Induction of apoptosis
Scientists have discovered that fenbendazole can destroy cancer cells in the laboratory by stopping the proper growth of microtubules. The proteins that make up microtubules give cells their structure and shape. They also provide a scaffolding for transporting organelles. However, fenbendazole interferes with the formation of these proteins and prevents the cell from growing and dividing. The drug is already an ingredient in dog wormers and may have similar effects on human cancer cells. However, turning these laboratory tests into an approved drug is a long process.
Cancer cells often develop resistance to single-target drugs, so multi-target treatments are more likely to work. Researchers found that fenbendazole can cause multiple cellular changes to inhibit tumorigenesis and reduce tumour size in mice. Scientists believe that this effect is mediated by several different pathways.
The results showed that fenbendazole can trigger necroptosis in colorectal cancer cells by activating p53-dependent apoptosis and autophagy. It can also increase oxidative stress in these cells by increasing the expression of Beclin-1 and decreasing the expression of GPX4. This is accompanied by apoptosis, mitochondrial injury and caspase-3-poly (ADP-ribose) polymerase activity.
A spokesperson for Cancer Research UK told Full Fact that there is insufficient evidence that fenbendazole can cure cancer. The drug has not been tested in humans and hasn’t gone through clinical trials. It’s also not an NHS-approved medicine.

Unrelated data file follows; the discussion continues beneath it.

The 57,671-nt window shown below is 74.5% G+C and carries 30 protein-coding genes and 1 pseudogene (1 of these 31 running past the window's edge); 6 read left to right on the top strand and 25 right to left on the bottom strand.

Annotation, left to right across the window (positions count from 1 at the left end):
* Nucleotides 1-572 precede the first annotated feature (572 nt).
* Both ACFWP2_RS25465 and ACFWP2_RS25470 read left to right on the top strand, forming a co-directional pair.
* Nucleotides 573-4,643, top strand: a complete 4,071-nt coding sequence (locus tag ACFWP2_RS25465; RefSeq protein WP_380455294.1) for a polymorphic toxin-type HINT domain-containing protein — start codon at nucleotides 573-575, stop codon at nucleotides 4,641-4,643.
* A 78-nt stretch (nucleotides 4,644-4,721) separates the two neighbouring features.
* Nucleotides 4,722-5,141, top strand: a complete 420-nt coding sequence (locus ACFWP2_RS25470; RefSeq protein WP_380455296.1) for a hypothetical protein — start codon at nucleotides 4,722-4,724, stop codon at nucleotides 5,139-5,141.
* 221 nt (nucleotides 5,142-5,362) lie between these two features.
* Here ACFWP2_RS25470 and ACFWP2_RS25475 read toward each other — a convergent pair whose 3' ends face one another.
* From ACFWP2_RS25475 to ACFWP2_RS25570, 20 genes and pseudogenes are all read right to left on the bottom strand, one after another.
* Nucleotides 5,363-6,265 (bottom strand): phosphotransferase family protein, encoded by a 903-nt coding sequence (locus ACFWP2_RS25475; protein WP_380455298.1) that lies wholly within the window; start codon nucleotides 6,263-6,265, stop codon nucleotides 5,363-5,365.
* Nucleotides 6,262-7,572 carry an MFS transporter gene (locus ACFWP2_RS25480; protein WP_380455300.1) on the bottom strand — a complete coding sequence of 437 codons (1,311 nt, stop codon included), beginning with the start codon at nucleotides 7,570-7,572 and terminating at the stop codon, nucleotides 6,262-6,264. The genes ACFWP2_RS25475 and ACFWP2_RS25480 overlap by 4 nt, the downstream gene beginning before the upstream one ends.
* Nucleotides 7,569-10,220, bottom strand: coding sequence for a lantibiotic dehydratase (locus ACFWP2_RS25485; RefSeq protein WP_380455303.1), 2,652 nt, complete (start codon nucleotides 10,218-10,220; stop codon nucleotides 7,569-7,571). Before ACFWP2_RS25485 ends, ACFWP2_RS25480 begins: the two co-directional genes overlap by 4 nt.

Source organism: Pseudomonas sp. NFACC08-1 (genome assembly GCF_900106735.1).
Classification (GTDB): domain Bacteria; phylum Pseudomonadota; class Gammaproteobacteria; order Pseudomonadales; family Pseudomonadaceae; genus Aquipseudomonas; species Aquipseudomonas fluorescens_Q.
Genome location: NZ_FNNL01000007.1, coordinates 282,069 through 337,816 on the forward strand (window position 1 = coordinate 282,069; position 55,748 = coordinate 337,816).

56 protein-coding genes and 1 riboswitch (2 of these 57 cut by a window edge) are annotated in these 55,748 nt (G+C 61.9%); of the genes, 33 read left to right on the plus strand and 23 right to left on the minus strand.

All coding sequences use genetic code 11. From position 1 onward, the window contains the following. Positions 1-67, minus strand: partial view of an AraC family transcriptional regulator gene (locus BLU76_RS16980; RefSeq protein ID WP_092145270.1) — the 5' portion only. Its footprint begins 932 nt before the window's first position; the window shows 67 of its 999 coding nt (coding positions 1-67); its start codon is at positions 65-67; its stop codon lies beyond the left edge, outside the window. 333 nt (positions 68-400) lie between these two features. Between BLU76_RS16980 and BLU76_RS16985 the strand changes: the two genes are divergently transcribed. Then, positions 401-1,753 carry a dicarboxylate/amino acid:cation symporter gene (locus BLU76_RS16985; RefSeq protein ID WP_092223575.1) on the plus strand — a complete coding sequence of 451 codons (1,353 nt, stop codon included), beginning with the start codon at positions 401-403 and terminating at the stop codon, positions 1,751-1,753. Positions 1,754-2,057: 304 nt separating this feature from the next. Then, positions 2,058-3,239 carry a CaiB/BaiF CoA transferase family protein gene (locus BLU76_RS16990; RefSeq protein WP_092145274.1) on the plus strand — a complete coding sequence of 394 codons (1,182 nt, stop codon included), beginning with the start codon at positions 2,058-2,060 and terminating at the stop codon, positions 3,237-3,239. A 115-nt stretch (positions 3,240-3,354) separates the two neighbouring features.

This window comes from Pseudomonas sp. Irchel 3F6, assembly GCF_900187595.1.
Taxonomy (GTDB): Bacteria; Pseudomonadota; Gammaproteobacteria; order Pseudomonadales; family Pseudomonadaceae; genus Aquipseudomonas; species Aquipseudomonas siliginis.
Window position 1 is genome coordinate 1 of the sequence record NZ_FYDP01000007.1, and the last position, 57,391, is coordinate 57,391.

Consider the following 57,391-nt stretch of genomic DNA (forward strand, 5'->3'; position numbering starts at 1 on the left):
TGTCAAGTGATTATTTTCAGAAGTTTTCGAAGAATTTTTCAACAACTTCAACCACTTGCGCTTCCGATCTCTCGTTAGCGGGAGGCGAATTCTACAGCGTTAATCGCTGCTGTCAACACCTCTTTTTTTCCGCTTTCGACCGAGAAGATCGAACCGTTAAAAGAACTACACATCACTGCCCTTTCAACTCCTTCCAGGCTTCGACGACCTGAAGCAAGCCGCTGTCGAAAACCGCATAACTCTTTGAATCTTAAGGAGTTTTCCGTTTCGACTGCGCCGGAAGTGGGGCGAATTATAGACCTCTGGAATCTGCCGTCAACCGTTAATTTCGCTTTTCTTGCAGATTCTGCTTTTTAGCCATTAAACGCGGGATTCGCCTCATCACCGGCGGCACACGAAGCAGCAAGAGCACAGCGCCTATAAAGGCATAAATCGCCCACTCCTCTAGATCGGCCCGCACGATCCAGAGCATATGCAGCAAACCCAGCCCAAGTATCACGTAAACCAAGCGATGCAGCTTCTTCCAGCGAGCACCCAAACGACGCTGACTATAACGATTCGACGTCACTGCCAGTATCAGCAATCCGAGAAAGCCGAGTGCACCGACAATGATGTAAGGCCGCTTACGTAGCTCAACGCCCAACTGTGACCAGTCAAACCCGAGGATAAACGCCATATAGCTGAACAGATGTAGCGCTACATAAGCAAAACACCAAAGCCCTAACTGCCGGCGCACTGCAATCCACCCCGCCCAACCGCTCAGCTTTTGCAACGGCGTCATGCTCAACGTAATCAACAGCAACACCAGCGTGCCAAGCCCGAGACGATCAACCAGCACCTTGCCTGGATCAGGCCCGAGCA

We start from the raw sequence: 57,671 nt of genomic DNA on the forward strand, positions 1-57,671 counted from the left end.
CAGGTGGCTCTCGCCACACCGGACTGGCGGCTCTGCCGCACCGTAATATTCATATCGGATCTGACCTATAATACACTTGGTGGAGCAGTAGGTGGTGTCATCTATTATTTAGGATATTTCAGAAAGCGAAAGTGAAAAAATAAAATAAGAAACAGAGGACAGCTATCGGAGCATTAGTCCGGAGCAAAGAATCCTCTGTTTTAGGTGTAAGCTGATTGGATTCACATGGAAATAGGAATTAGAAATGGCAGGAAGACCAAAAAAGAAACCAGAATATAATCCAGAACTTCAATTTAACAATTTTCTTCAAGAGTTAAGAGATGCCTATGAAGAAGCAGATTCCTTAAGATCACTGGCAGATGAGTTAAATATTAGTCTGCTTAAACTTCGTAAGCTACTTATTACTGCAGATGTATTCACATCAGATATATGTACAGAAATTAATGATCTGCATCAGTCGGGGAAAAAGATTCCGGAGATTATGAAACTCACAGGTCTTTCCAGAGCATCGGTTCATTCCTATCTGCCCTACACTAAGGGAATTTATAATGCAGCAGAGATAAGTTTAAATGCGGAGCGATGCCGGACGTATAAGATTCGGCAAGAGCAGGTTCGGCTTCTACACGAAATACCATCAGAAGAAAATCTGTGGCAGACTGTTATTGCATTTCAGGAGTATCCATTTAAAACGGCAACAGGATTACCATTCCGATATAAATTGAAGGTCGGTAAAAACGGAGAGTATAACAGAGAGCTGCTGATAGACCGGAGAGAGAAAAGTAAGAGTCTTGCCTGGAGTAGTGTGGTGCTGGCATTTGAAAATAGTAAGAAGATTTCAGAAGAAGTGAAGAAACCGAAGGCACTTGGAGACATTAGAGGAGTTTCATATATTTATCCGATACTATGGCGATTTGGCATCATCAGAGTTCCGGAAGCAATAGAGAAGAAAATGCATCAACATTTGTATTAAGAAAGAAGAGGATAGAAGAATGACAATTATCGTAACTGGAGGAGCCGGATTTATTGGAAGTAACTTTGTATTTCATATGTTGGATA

Inhibition of proliferation
Fenbendazole is a drug that has been used for many years to treat parasites and worms in animals. It has also been suggested that it may help prevent cancer in humans. A number of studies show that it can slow the growth of cancer cells in cell cultures and in animal models. However, the evidence for these claims is limited. Scientists need to conduct more clinical trials to confirm that fenbendazole can treat human cancer.
The research by Kyung-Sun Kang and Da-Hyun Kim, published in the American Association for Cancer Research, suggests that fenbendazole can cause apoptosis in colorectal cancer cells by targeting mitochondria. It can also increase p53 expression and induce oxidative stress-related pathways such as autophagy and ferroptosis. In addition, it can trigger apoptosis in 5-fluorouracil-resistant SNU-C5/5-FUR cells without affecting wild-type p53. The researchers found that fenbendazole activates apoptosis by inhibiting mitochondrial fission and increasing the expression of LC3, Atg7, and active caspase-8. Moreover, it suppresses GPX4 expression and augments ferroptosis-augmented apoptosis in these cells.
These results indicate that fenbendazole can target different cancers by triggering multiple pathways, including mitochondrial injury and caspase-3-poly (ADP-ribose) polymerase pathway activation. It can also interfere with glucose metabolism, thereby inhibiting cell proliferation and promoting apoptosis. This is a promising strategy for preventing tumor growth in cancer patients. In addition, fenbendazole has been shown to be safe in animals.